Arborists maintain and care for trees and shrubs by lopping limbs and shaping branches, treating trees with fertilisers and insecticides, removing dead or decaying trees, and advising on general tree care.

    Either extensive experience or a certificate III or IV in arboriculture is needed to work as an Arborist.

    Tasks

    • Prunes trees and hedges, and installs plant support and protection devices.
    • Examines trees to asses their condition and determine treatment.
    • Lops limbs off trees and shapes branches using chain or handsaws.
    • Sprays and dusts plants and trees to control insects and disease, and fells diseased trees.

    All Gardeners

    • $1,078 Weekly Pay
    • Strong Future Growth
    • Average unemployment Unemployment

    Arborists

    • 5,600 workers Employment Size
    • Medium skill Skill level rating
    • 82% Full-Time Full-Time Share
    • 44 hours Average full-time
    • 36 years Average age
    • 3% female Gender Share

    The number of people working as Arborists (in their main job) grew very strongly over 5 years:
    from 4,300 in 2011 to 5,600 in 2016.

    • Size: This is a small occupation.
    • Location: Arborists work in many regions of Australia.
    • Industries: Most work in Administrative and Support Services; Agriculture, Forestry and Fishing; and Public Administration and Safety.
    • Full-time: Most work full-time (82%, much higher than the average of 66%).
    • Hours: Full-time workers spend around 44 hours per week at work (compared to the average of 44 hours).
    • Age: The average age is 36 years (compared to the average of 40 years).
    • Gender: 3% of workers are female (compared to the average of 48%).

    Employers found it hard to fill vacancies for Arborists in 2018. Find out more in the Department of Employment, Skills, Small and Family Business latest report on Arborists.

    Employment Outlook

    Number of Workers

    No data is available for the selected graph for this Occupation.

    Weekly Earnings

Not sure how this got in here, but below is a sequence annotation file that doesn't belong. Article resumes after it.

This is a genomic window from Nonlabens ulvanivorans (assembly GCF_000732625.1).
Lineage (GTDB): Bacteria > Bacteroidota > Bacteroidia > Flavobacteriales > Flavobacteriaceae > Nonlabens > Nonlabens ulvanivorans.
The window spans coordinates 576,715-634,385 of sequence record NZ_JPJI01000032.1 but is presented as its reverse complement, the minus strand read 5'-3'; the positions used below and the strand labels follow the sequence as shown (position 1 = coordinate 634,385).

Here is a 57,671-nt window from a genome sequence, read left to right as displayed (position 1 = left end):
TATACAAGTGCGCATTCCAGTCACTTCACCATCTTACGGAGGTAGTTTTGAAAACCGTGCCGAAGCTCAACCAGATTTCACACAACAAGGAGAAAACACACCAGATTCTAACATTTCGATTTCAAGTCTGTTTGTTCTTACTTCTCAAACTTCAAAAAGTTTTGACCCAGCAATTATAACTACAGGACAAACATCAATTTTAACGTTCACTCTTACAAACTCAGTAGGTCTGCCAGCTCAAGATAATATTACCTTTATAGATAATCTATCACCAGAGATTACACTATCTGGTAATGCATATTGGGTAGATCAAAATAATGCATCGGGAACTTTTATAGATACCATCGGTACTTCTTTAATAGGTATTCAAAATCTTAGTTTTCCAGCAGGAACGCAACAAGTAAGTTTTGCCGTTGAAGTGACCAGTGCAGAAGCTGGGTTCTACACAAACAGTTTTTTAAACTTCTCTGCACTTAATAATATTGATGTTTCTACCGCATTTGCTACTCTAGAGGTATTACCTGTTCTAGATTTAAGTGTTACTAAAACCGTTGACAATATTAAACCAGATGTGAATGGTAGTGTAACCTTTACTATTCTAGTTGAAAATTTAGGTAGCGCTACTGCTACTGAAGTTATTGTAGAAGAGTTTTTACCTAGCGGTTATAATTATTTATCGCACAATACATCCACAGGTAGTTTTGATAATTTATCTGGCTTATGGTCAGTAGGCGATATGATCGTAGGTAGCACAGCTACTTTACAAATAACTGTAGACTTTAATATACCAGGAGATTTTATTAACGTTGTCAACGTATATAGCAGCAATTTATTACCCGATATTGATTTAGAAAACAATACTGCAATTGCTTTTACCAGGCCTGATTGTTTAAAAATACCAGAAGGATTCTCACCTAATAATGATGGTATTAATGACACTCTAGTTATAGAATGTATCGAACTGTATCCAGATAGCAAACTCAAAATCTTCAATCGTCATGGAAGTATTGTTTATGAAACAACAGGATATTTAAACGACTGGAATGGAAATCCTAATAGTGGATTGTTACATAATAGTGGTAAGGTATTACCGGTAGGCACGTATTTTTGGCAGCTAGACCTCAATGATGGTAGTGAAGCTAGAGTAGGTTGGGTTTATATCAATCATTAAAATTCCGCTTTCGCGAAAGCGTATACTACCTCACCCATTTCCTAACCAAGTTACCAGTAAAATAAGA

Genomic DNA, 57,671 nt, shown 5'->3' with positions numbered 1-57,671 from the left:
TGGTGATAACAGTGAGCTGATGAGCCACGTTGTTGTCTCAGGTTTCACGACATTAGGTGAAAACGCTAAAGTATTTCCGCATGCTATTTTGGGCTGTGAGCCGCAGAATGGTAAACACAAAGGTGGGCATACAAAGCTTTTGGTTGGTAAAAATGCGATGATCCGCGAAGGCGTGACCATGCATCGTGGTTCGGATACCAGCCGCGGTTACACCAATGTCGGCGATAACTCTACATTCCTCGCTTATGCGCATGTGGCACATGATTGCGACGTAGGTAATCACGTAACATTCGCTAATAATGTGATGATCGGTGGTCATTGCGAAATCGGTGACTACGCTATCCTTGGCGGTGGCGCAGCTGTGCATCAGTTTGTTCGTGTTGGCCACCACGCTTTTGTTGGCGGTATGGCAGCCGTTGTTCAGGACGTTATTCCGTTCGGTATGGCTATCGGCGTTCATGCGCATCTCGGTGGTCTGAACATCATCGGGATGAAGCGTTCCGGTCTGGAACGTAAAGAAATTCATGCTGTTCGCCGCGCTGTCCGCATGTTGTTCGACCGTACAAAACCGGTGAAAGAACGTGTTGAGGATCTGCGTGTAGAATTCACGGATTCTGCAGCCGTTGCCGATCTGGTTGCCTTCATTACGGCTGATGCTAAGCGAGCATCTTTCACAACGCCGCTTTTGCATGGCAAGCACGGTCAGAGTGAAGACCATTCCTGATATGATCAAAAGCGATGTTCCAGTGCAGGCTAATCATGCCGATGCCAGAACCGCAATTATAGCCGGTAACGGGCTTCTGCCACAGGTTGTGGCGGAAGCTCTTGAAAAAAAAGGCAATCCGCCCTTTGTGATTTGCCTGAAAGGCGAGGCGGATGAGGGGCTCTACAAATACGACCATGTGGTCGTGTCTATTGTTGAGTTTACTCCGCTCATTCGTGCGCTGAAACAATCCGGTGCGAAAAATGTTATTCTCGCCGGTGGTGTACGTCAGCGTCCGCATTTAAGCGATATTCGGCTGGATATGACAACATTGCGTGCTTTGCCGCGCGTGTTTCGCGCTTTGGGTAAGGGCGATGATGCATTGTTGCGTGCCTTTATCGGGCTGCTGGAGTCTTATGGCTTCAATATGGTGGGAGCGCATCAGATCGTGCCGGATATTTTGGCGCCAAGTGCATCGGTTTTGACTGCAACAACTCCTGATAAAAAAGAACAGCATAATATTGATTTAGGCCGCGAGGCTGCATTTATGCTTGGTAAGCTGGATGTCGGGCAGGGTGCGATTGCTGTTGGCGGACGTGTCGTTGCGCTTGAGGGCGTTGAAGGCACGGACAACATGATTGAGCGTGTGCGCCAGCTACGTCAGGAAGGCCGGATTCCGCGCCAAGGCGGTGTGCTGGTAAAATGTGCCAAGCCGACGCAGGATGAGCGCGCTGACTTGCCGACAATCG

Weekly Earnings (Before Tax)

    No data is available for the selected graph for this Occupation.

    Main Industries

    Main Employing Industries (% Share)

    Source: Based on ABS Census 2016, Customised Report. Industries are based on the Australian and New Zealand Standard Industrial Classification (ANZSIC 06).
    Main Employing IndustriesIndustry (% share)
    Administrative and Support Services59.0
    Agriculture, Forestry and Fishing17.2
    Public Administration and Safety13.2
    Construction3.4
    Other Industries7.2

    States and Territories

    • NSW

    • VIC

    • QLD

    • SA

    • TAS

    • NT

    • ACT

    Employment by State and Territory (% Share)

    Source: Based on ABS Census 2016, Customised Report. Share of workers across Australian States and Territories, in this job compared to the all jobs average.
    StateArboristsAll Jobs Average
    NSW33.331.6
    VIC28.425.6
    QLD18.520.0
    SA8.87.0
    WA6.310.8
    TAS2.32.0
    NT0.81.0
    ACT1.51.9

    Age Profile

    Age Profile (% Share)

    Source: Based on ABS Census 2016, Customised Report. Age profile of workers in this job compared to the all jobs average.
    Age BracketArboristsAll Jobs AverageAll Jobs Average
    15-192.0-5.05.0
    20-2411.0-9.39.3
    25-3433.6-22.922.9
    35-4426.4-22.022.0
    45-5418.3-21.621.6
    55-594.8-9.09.0
    60-642.9-6.06.0
    65 and Over1.0-4.24.2

    Education Level

    Highest Level of Education (% Share)

    Source: ABS Census 2016, Customised Report. Highest qualification completed by workers in this job (in any field of study). Qualifications needed by new workers might be different from the qualifications of workers already in the job.